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Kailua-Kona Police Jail Information
74-5221 Queen Kaahumanu Highway
Kailua-Kona, HI 96740-2701
The Kailua-Kona Police Jail is located at 74-5221 Queen Kaahumanu Highway in Kailua-Kona, HI and is a medium security police department jail operated by the Hawaii Police Department – Kona.This guide tells you info about everything you might need to know about the Kailua-Kona Police Jail, such as how to find out who’s in jail at the Kailua-Kona Police Jail, the jail’s phone number and address, intake procedures and booking, court information, and much more.
Top 10 Searches for Kailua-Kona Police Jail
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- Discount Kailua-Kona Police Jail Inmate Calls
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- What is Inmate Commissary?
- How to Send Money to an Inmate at Kailua-Kona Police Jail
- How to Search Hawaii County Arrest Records
This guide is meant to give you all the info that you’ll need to make getting locked up a lot easier. If you have questions, please feel free to ask it in the comment section below, and also any comments or tips that might be beneficial to other people in the same situation is appreciated.
Kailua-Kona Police Jail Inmate Search
Do you have a family member, loved one, or friend that is incarcerated and need to find out where they are? Do you know a family member or friend who’s been arrested and you don’t know how to find out where they are?
To search who’s in jail at the Kailua-Kona Police Jail you will have to use the search form.
Who’s In Jail
The Kailua-Kona Police Jail Inmate List has information about people who have been arrested and are in custody, which includes status, and schedule for visitation. Also, you are able to find the same information about anyone arrested and booked or discharged in the past 24 hour period. Inmates are shown in alphabetical order by last name. You can get the information fast if you’ve got their first and last name, birth date, or inmate ID Number.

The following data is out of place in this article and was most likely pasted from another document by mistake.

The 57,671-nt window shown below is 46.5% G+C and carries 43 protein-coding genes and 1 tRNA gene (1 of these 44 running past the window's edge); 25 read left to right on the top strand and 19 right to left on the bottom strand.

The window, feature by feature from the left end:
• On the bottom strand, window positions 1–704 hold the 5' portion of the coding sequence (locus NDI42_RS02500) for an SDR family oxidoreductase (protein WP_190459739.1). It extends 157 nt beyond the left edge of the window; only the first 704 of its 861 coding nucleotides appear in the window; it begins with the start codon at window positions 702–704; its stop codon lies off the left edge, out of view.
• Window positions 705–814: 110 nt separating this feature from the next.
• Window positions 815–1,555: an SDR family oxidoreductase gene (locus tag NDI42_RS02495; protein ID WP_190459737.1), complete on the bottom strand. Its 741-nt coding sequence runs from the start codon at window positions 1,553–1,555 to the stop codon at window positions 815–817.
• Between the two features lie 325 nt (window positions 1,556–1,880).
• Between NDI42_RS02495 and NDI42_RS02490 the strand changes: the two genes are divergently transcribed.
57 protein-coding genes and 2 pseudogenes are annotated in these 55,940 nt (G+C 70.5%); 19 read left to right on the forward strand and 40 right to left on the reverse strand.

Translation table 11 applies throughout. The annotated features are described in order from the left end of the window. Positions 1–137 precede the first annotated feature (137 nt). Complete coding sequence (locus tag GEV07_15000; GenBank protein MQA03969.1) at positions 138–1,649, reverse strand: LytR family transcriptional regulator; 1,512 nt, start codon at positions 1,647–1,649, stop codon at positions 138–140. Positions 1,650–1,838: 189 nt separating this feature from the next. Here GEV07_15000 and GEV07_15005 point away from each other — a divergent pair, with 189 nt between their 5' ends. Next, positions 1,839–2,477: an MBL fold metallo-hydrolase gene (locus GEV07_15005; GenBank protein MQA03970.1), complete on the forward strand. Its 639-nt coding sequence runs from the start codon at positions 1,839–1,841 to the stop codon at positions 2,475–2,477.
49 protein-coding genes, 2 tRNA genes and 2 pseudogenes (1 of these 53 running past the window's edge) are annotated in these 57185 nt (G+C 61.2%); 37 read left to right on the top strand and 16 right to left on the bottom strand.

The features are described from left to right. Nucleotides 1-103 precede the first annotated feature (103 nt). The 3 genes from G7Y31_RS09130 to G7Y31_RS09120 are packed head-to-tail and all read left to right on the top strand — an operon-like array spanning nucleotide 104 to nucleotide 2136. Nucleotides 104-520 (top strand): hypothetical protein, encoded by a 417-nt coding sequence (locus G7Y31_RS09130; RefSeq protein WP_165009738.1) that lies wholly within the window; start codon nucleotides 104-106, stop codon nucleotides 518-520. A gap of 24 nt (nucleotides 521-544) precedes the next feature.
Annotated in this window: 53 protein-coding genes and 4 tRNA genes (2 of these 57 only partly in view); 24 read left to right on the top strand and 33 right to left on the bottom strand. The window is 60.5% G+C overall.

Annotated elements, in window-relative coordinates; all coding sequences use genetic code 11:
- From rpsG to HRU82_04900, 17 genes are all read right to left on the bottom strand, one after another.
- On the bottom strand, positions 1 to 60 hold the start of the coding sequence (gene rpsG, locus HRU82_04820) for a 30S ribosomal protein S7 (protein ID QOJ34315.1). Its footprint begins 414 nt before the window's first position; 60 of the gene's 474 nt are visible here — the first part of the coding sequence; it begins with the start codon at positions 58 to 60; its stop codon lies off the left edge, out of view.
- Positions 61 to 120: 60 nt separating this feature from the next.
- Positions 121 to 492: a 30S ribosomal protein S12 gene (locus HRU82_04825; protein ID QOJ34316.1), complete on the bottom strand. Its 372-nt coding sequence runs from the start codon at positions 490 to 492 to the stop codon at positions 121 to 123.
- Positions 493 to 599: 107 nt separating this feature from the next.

Kailua-Kona Police Jail Policies and Procedures
The jail intake process at the Kailua-Kona Police Jail is made up of the following steps:
They’ll put you in a holding cell. If there are a lot of arrests, you will have to wait a while to get processed.
The first thing you will have to to is you will answer a number of questions, such as your legal name, street address, birthdate and an emergency contact person, and also, you will also be asked about your medical and psychological history. Next, you’ll be given an inmate ID number and you will be fingerprinted. Then, all of your personal property will be taken from you and stored until you are released.
You will get to make a phone call so you can call a member of your family, friend, or loved one.
If you are expected to be released shortly, they will let you keep wearing your own clothes, otherwise you will be issued a jail uniform.
Once bail has been posted, you will get discharged from jail. Getting discharged will take anywhere from 30 minutes to many hours. In other words the faster you can post bail, the sooner you will be freed. Also, how fast you get released might depend on if you have a cash bond or if the judge still needs to determine your bail amount. For lesser charges, you will be booked and get released without having to post bail. When you have served your sentence and know the date of your release, you should plan to be discharged in the morning.
Kailua-Kona Police Jail Visitation
In order to have visitors, inmates must give each visitor’s name and date of birth to the Kailua-Kona Police Jail before you can visit. Your visitors will go in a Visiting log for the requesting inmate. Every visitor has to provide acceptable photo identification. Any visitors that arrives for visitation late or that is not an approved visitor will not be able to attend visitation.
The Kailua-Kona Police Jail visitation procedures change often, so you should call the jail at 808-326-4646 before you go to visitation.
|Monday||9:00am – 5:00pm|
|Tuesday||9:00am – 5:00pm|
|Wednesday||9:00am – 5:00pm|
|Thursday||9:00am – 5:00pm|
|Friday||9:00am – 5:00pm|
|Saturday||9:00am – 5:00pm|
|Sunday||9:00am – 5:00pm|
To visit someone at the Kailua-Kona Police Jail you have to be added to the inmate’s visitation list.
Be sure to take your valid driver’s license or government issued ID when you go to visit or you will not be allowed to enter without it.
No mobile phones at Kailua-Kona Police Jail, and you will be searched before visiting. Personal belongings are not allowed. Persons on must get the permission of both the superintendent and their individual supervising officer before they can visit. Such visitation is not going to be approved.